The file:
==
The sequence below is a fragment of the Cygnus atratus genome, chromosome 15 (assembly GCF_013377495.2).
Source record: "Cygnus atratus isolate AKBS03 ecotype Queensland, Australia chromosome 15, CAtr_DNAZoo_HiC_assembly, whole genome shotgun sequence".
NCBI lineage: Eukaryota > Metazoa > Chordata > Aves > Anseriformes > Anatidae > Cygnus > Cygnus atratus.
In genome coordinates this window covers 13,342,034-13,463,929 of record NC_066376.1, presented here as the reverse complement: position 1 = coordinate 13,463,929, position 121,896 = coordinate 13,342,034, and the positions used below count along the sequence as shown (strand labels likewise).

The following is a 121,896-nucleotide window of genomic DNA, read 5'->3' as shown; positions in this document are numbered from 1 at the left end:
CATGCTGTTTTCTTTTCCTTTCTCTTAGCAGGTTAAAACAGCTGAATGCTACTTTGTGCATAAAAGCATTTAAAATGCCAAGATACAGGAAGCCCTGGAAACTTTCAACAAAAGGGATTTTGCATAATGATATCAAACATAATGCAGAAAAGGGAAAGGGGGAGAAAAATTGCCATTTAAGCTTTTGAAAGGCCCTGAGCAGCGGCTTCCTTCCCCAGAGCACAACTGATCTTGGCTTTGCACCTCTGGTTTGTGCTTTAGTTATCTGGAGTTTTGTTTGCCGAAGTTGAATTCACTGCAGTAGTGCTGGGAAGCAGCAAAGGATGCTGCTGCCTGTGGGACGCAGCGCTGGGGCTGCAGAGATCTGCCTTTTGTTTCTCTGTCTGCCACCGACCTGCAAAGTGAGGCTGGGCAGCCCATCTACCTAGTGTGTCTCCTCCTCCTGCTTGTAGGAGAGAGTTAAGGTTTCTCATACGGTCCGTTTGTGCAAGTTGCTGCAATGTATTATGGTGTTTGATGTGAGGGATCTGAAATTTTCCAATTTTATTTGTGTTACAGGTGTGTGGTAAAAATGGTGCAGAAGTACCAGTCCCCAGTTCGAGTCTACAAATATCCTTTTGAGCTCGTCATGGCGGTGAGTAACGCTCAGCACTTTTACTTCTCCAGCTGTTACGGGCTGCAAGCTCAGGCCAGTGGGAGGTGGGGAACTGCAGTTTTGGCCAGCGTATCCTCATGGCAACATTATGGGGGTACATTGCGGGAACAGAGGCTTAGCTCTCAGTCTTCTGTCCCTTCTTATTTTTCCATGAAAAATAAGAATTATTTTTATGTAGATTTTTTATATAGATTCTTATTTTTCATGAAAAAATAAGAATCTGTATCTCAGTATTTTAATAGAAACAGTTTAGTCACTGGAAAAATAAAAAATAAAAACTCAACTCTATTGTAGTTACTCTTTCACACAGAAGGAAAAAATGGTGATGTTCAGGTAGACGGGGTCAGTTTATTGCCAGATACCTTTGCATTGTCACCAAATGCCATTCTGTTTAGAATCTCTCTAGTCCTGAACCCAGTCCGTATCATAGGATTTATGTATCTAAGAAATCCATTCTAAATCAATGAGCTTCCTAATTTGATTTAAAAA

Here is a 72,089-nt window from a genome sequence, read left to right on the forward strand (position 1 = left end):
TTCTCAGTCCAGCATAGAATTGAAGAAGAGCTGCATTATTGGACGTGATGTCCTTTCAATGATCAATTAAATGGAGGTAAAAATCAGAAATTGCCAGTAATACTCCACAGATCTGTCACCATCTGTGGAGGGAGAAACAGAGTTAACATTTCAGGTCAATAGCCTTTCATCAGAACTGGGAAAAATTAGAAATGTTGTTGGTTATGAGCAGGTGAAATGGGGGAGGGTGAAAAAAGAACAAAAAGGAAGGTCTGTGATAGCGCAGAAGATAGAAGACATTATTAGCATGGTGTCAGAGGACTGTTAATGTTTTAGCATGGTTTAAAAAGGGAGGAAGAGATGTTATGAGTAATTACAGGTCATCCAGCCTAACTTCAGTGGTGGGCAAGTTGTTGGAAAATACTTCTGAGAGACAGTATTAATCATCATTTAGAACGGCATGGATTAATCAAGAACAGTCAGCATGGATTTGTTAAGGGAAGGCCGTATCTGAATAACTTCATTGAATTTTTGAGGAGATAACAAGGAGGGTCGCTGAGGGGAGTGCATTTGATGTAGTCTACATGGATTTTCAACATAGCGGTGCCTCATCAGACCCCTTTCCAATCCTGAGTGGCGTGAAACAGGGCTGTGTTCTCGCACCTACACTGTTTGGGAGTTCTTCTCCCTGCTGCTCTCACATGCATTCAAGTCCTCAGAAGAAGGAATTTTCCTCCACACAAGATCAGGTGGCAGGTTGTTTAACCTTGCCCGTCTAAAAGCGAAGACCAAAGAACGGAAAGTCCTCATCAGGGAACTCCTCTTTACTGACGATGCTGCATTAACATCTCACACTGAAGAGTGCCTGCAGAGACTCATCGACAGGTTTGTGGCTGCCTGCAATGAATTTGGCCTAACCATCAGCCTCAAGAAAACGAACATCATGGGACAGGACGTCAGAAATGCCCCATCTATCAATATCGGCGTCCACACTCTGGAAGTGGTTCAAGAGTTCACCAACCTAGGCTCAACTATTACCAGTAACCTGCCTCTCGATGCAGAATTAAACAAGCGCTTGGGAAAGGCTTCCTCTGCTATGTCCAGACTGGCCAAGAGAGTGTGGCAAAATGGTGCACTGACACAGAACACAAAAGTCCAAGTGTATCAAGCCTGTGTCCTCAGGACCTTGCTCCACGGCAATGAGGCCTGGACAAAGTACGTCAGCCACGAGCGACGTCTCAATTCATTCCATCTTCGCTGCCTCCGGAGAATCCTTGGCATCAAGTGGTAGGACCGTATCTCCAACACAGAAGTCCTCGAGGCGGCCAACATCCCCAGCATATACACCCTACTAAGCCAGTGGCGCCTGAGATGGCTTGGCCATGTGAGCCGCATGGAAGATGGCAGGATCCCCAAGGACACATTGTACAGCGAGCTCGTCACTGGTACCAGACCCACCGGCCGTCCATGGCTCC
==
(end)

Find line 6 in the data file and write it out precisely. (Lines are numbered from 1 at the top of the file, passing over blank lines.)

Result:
CATGCTGTTTTCTTTTCCTTTCTCTTAGCAGGTTAAAACAGCTGAATGCTACTTTGTGCATAAAAGCATTTAAAATGCCAAGATACAGGAAGCCCTGGAAACTTTCAACAAAAGGGATTTTGCATAATGATATCAAACATAATGCAGAAAAGGGAAAGGGGGAGAAAAATTGCCATTTAAGCTTTTGAAAGGCCCTGAGCAGCGGCTTCCTTCCCCAGAGCACAACTGATCTTGGCTTTGCACCTCTGGTTTGTGCTTTAGTTATCTGGAGTTTTGTTTGCCGAAGTTGAATTCACTGCAGTAGTGCTGGGAAGCAGCAAAGGATGCTGCTGCCTGTGGGACGCAGCGCTGGGGCTGCAGAGATCTGCCTTTTGTTTCTCTGTCTGCCACCGACCTGCAAAGTGAGGCTGGGCAGCCCATCTACCTAGTGTGTCTCCTCCTCCTGCTTGTAGGAGAGAGTTAAGGTTTCTCATACGGTCCGTTTGTGCAAGTTGCTGCAATGTATTATGGTGTTTGATGTGAGGGATCTGAAATTTTCCAATTTTATTTGTGTTACAGGTGTGTGGTAAAAATGGTGCAGAAGTACCAGTCCCCAGTTCGAGTCTACAAATATCCTTTTGAGCTCGTCATGGCGGTGAGTAACGCTCAGCACTTTTACTTCTCCAGCTGTTACGGGCTGCAAGCTCAGGCCAGTGGGAGGTGGGGAACTGCAGTTTTGGCCAGCGTATCCTCATGGCAACATTATGGGGGTACATTGCGGGAACAGAGGCTTAGCTCTCAGTCTTCTGTCCCTTCTTATTTTTCCATGAAAAATAAGAATTATTTTTATGTAGATTTTTTATATAGATTCTTATTTTTCATGAAAAAATAAGAATCTGTATCTCAGTATTTTAATAGAAACAGTTTAGTCACTGGAAAAATAAAAAATAAAAACTCAACTCTATTGTAGTTACTCTTTCACACAGAAGGAAAAAATGGTGATGTTCAGGTAGACGGGGTCAGTTTATTGCCAGATACCTTTGCATTGTCACCAAATGCCATTCTGTTTAGAATCTCTCTAGTCCTGAACCCAGTCCGTATCATAGGATTTATGTATCTAAGAAATCCATTCTAAATCAATGAGCTTCCTAATTTGATTTAAAAA